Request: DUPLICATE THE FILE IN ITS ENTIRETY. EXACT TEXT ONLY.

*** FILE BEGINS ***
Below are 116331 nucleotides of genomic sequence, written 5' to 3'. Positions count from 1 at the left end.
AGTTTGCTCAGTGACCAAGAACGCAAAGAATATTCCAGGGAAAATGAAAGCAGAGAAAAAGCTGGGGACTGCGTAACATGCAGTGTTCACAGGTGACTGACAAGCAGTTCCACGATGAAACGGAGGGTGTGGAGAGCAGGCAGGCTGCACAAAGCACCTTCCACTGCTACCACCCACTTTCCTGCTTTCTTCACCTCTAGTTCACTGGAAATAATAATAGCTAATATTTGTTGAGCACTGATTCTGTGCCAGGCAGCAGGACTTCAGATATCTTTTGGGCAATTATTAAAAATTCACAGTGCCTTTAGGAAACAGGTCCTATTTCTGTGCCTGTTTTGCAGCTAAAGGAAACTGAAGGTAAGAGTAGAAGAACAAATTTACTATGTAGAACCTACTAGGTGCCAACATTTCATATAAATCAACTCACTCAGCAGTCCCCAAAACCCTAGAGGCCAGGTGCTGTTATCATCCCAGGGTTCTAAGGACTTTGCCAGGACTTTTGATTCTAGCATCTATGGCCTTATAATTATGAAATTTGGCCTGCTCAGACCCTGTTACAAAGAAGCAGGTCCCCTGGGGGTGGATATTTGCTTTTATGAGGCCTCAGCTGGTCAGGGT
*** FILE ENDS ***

Below are 116331 nucleotides of genomic sequence, written 5' to 3'. Positions count from 1 at the left end.
AGTTTGCTCAGTGACCAAGAACGCAAAGAATATTCCAGGGAAAATGAAAGCAGAGAAAAAGCTGGGGACTGCGTAACATGCAGTGTTCACAGGTGACTGACAAGCAGTTCCACGATGAAACGGAGGGTGTGGAGAGCAGGCAGGCTGCACAAAGCACCTTCCACTGCTACCACCCACTTTCCTGCTTTCTTCACCTCTAGTTCACTGGAAATAATAATAGCTAATATTTGTTGAGCACTGATTCTGTGCCAGGCAGCAGGACTTCAGATATCTTTTGGGCAATTATTAAAAATTCACAGTGCCTTTAGGAAACAGGTCCTATTTCTGTGCCTGTTTTGCAGCTAAAGGAAACTGAAGGTAAGAGTAGAAGAACAAATTTACTATGTAGAACCTACTAGGTGCCAACATTTCATATAAATCAACTCACTCAGCAGTCCCCAAAACCCTAGAGGCCAGGTGCTGTTATCATCCCAGGGTTCTAAGGACTTTGCCAGGACTTTTGATTCTAGCATCTATGGCCTTATAATTATGAAATTTGGCCTGCTCAGACCCTGTTACAAAGAAGCAGGTCCCCTGGGGGTGGATATTTGCTTTTATGAGGCCTCAGCTGGTCAGGGT